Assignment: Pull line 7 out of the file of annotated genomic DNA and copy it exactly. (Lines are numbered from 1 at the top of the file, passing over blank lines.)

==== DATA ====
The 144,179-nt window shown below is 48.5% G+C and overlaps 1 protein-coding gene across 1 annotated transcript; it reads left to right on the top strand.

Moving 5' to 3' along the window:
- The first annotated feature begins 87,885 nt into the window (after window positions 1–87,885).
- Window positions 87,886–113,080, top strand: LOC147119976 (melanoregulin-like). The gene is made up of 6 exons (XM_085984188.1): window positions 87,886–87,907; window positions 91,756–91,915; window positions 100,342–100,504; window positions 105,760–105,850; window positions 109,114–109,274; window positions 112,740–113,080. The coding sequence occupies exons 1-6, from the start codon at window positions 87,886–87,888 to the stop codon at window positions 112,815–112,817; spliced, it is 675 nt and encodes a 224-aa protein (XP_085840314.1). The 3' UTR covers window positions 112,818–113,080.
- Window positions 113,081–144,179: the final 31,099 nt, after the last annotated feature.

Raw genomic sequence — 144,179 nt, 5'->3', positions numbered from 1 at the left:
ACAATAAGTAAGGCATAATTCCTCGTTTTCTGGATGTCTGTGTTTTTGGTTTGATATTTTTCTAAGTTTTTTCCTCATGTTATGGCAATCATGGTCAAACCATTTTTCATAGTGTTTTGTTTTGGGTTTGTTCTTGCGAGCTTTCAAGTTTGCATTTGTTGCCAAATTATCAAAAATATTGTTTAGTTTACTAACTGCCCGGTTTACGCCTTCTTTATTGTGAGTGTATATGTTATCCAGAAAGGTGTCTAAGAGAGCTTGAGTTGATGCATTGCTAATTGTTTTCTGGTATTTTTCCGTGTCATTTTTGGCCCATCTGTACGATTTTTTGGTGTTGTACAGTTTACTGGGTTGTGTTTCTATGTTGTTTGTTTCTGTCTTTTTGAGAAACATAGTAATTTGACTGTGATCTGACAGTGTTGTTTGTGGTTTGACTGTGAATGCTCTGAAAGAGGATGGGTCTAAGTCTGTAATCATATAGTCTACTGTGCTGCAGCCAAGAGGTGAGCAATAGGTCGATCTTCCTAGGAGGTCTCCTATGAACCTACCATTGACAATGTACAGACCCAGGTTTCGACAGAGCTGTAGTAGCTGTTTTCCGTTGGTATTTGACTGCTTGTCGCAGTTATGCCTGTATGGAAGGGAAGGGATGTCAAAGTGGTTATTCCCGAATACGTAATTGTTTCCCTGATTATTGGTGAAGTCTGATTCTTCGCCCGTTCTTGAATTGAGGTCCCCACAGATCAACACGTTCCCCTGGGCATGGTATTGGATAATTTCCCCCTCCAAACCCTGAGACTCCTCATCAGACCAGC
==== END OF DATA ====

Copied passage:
ACAATAAGTAAGGCATAATTCCTCGTTTTCTGGATGTCTGTGTTTTTGGTTTGATATTTTTCTAAGTTTTTTCCTCATGTTATGGCAATCATGGTCAAACCATTTTTCATAGTGTTTTGTTTTGGGTTTGTTCTTGCGAGCTTTCAAGTTTGCATTTGTTGCCAAATTATCAAAAATATTGTTTAGTTTACTAACTGCCCGGTTTACGCCTTCTTTATTGTGAGTGTATATGTTATCCAGAAAGGTGTCTAAGAGAGCTTGAGTTGATGCATTGCTAATTGTTTTCTGGTATTTTTCCGTGTCATTTTTGGCCCATCTGTACGATTTTTTGGTGTTGTACAGTTTACTGGGTTGTGTTTCTATGTTGTTTGTTTCTGTCTTTTTGAGAAACATAGTAATTTGACTGTGATCTGACAGTGTTGTTTGTGGTTTGACTGTGAATGCTCTGAAAGAGGATGGGTCTAAGTCTGTAATCATATAGTCTACTGTGCTGCAGCCAAGAGGTGAGCAATAGGTCGATCTTCCTAGGAGGTCTCCTATGAACCTACCATTGACAATGTACAGACCCAGGTTTCGACAGAGCTGTAGTAGCTGTTTTCCGTTGGTATTTGACTGCTTGTCGCAGTTATGCCTGTATGGAAGGGAAGGGATGTCAAAGTGGTTATTCCCGAATACGTAATTGTTTCCCTGATTATTGGTGAAGTCTGATTCTTCGCCCGTTCTTGAATTGAGGTCCCCACAGATCAACACGTTCCCCTGGGCATGGTATTGGATAATTTCCCCCTCCAAACCCTGAGACTCCTCATCAGACCAGC